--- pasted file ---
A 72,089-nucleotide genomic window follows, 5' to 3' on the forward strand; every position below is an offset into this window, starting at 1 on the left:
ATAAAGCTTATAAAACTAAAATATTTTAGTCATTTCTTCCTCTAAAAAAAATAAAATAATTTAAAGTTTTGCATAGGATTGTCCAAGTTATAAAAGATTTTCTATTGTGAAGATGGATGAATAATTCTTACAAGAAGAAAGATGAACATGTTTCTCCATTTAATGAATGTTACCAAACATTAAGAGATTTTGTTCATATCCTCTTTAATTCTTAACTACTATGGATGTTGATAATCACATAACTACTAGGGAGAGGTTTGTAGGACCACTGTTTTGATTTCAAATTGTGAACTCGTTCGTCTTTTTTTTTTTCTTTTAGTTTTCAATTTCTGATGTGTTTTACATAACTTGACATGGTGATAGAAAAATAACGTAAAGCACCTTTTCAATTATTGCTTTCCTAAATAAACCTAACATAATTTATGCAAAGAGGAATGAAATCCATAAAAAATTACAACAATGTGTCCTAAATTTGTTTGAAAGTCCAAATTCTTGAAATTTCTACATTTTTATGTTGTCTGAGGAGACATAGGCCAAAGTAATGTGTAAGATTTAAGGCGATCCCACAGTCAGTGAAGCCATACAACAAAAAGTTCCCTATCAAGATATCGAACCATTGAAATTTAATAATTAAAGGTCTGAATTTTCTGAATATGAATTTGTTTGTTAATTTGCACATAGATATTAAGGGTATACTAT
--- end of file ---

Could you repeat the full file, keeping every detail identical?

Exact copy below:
A 72,089-nucleotide genomic window follows, 5' to 3' on the forward strand; every position below is an offset into this window, starting at 1 on the left:
ATAAAGCTTATAAAACTAAAATATTTTAGTCATTTCTTCCTCTAAAAAAAATAAAATAATTTAAAGTTTTGCATAGGATTGTCCAAGTTATAAAAGATTTTCTATTGTGAAGATGGATGAATAATTCTTACAAGAAGAAAGATGAACATGTTTCTCCATTTAATGAATGTTACCAAACATTAAGAGATTTTGTTCATATCCTCTTTAATTCTTAACTACTATGGATGTTGATAATCACATAACTACTAGGGAGAGGTTTGTAGGACCACTGTTTTGATTTCAAATTGTGAACTCGTTCGTCTTTTTTTTTTTCTTTTAGTTTTCAATTTCTGATGTGTTTTACATAACTTGACATGGTGATAGAAAAATAACGTAAAGCACCTTTTCAATTATTGCTTTCCTAAATAAACCTAACATAATTTATGCAAAGAGGAATGAAATCCATAAAAAATTACAACAATGTGTCCTAAATTTGTTTGAAAGTCCAAATTCTTGAAATTTCTACATTTTTATGTTGTCTGAGGAGACATAGGCCAAAGTAATGTGTAAGATTTAAGGCGATCCCACAGTCAGTGAAGCCATACAACAAAAAGTTCCCTATCAAGATATCGAACCATTGAAATTTAATAATTAAAGGTCTGAATTTTCTGAATATGAATTTGTTTGTTAATTTGCACATAGATATTAAGGGTATACTAT